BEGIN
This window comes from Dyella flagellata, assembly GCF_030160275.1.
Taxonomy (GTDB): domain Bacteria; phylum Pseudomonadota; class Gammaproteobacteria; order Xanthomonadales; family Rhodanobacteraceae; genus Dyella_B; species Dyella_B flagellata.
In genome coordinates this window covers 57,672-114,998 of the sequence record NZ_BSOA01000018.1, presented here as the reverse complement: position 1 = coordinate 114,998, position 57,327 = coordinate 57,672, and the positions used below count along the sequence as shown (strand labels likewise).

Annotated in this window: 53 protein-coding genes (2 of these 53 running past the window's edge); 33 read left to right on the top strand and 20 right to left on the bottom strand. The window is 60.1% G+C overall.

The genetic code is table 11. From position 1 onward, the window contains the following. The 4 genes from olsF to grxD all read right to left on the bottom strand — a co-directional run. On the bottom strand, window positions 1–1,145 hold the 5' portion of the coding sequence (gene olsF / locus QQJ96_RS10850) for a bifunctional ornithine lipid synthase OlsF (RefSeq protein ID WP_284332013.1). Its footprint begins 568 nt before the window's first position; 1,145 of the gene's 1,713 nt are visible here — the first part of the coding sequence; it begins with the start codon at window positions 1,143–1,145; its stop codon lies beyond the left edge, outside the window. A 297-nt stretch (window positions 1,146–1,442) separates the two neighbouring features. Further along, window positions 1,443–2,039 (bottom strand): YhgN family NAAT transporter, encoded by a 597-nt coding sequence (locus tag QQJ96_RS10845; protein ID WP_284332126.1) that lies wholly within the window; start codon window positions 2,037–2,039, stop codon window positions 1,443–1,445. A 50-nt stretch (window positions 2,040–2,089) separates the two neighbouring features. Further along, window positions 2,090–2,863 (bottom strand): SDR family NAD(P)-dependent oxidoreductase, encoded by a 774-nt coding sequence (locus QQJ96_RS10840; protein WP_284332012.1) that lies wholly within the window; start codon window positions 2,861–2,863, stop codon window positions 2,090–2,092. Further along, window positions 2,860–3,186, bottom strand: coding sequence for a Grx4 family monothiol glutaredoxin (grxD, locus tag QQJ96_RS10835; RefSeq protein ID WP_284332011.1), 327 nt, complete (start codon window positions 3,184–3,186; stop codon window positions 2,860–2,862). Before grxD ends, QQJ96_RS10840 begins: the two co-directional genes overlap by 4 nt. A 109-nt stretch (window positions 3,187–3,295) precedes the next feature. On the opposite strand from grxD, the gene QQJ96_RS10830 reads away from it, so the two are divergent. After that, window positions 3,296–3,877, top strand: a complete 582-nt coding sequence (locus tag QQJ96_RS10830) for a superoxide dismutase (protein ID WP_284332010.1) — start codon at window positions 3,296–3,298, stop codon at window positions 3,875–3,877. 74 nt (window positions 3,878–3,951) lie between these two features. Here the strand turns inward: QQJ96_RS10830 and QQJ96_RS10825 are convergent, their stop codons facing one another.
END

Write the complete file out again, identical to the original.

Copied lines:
This window comes from Dyella flagellata, assembly GCF_030160275.1.
Taxonomy (GTDB): domain Bacteria; phylum Pseudomonadota; class Gammaproteobacteria; order Xanthomonadales; family Rhodanobacteraceae; genus Dyella_B; species Dyella_B flagellata.
In genome coordinates this window covers 57,672-114,998 of the sequence record NZ_BSOA01000018.1, presented here as the reverse complement: position 1 = coordinate 114,998, position 57,327 = coordinate 57,672, and the positions used below count along the sequence as shown (strand labels likewise).

Annotated in this window: 53 protein-coding genes (2 of these 53 running past the window's edge); 33 read left to right on the top strand and 20 right to left on the bottom strand. The window is 60.1% G+C overall.

The genetic code is table 11. From position 1 onward, the window contains the following. The 4 genes from olsF to grxD all read right to left on the bottom strand — a co-directional run. On the bottom strand, window positions 1–1,145 hold the 5' portion of the coding sequence (gene olsF / locus QQJ96_RS10850) for a bifunctional ornithine lipid synthase OlsF (RefSeq protein ID WP_284332013.1). Its footprint begins 568 nt before the window's first position; 1,145 of the gene's 1,713 nt are visible here — the first part of the coding sequence; it begins with the start codon at window positions 1,143–1,145; its stop codon lies beyond the left edge, outside the window. A 297-nt stretch (window positions 1,146–1,442) separates the two neighbouring features. Further along, window positions 1,443–2,039 (bottom strand): YhgN family NAAT transporter, encoded by a 597-nt coding sequence (locus tag QQJ96_RS10845; protein ID WP_284332126.1) that lies wholly within the window; start codon window positions 2,037–2,039, stop codon window positions 1,443–1,445. A 50-nt stretch (window positions 2,040–2,089) separates the two neighbouring features. Further along, window positions 2,090–2,863 (bottom strand): SDR family NAD(P)-dependent oxidoreductase, encoded by a 774-nt coding sequence (locus QQJ96_RS10840; protein WP_284332012.1) that lies wholly within the window; start codon window positions 2,861–2,863, stop codon window positions 2,090–2,092. Further along, window positions 2,860–3,186, bottom strand: coding sequence for a Grx4 family monothiol glutaredoxin (grxD, locus tag QQJ96_RS10835; RefSeq protein ID WP_284332011.1), 327 nt, complete (start codon window positions 3,184–3,186; stop codon window positions 2,860–2,862). Before grxD ends, QQJ96_RS10840 begins: the two co-directional genes overlap by 4 nt. A 109-nt stretch (window positions 3,187–3,295) precedes the next feature. On the opposite strand from grxD, the gene QQJ96_RS10830 reads away from it, so the two are divergent. After that, window positions 3,296–3,877, top strand: a complete 582-nt coding sequence (locus tag QQJ96_RS10830) for a superoxide dismutase (protein ID WP_284332010.1) — start codon at window positions 3,296–3,298, stop codon at window positions 3,875–3,877. 74 nt (window positions 3,878–3,951) lie between these two features. Here the strand turns inward: QQJ96_RS10830 and QQJ96_RS10825 are convergent, their stop codons facing one another.